Summer field programs: There are many programs available in many countries. They are typically offered by the geological society, or other scientific societies and interest groups. Search for these opportunities in your country and you are sure to find plenty of opportunities.


Summer jobs: Try to get a summer job or an internship with a company, government agency, or non-profit agency. This is a great way to make contacts and get some experience while you’re a student, without interfering with your schoolwork. Even if there is no money involved, the contacts could be well worth the effort.


Join geology associations: For students, there are many good professional groups that one can join, usually at a reduced student rate. These meetings offer great contacts, friendships, as well as the chance to hear geological jargon. For those wanting a job in a new area, these meetings are the best place to meet the professionals who practice in a particular technical area or location.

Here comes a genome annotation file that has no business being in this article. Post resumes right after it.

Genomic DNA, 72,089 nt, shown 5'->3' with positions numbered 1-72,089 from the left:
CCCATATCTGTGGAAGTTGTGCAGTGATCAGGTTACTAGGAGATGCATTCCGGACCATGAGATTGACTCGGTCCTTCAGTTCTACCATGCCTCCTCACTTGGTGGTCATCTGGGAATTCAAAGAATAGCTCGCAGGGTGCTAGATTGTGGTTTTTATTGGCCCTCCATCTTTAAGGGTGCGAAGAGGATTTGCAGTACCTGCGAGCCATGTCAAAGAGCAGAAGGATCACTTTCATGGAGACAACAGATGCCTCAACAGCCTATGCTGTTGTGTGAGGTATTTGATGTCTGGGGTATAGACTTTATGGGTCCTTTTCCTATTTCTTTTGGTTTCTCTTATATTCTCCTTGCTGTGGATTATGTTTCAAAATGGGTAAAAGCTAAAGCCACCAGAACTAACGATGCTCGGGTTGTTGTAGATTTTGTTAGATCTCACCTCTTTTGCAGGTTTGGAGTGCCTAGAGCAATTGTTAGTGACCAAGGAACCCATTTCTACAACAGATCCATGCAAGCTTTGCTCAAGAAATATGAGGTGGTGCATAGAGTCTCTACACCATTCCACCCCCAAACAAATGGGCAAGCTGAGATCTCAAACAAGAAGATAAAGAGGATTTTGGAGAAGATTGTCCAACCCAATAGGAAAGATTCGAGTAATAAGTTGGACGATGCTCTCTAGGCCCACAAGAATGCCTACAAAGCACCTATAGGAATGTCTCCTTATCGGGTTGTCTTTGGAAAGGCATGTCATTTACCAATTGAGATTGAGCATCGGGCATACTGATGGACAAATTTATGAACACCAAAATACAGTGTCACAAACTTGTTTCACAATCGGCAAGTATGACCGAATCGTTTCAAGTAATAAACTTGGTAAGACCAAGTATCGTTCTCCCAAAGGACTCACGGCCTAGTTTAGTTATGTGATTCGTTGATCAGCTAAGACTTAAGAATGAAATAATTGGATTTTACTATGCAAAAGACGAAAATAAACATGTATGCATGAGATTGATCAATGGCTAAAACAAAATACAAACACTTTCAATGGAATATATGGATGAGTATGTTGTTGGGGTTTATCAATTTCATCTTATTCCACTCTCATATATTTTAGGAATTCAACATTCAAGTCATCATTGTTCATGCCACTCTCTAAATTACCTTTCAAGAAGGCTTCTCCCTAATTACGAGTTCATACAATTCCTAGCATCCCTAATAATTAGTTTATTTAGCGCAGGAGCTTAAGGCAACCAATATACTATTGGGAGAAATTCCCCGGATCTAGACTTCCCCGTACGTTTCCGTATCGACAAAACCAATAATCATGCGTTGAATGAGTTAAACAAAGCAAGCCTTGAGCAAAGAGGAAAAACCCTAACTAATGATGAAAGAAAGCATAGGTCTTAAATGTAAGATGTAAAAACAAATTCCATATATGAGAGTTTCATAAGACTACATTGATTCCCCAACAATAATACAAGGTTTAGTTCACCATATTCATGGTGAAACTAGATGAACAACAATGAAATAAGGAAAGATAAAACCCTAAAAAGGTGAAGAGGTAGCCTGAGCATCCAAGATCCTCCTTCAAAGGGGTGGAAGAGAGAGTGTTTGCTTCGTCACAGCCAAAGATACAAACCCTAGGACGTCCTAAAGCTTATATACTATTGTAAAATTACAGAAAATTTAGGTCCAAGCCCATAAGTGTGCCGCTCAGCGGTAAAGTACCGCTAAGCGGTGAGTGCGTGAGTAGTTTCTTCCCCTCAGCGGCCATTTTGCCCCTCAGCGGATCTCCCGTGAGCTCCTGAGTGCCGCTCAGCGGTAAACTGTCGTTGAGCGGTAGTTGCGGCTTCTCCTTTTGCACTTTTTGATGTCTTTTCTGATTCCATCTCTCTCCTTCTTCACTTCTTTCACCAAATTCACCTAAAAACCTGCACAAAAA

Take additional classes: Geology field camp, stratigraphy, structural geology and hydrogeology. These courses (and their prerequisites) provide the fundamental foundation for a career in consulting in environmental geology, or geological engineering.


Spend time in the field: See as many rocks as you can, regardless of what field of geology you want to enter. Those who have spent the most time in the field will have a much higher probability of helping the project team come to a successful result. Go to field camp, learn to produce a good geologic map, do an independent study in field geology, and spend every summer in the field. Get out from behind the computer screen now and go find some rocks.


Success Tip: Employers often note on job postings that, “the ideal candidate should have 3-5 years of experience with…”. When looking for geologist jobs, make sure to note if that is an absolute requirement, or merely a preference of the employer. If it is merely a preference, and you do not have the required amount of experience, you can still apply for the job.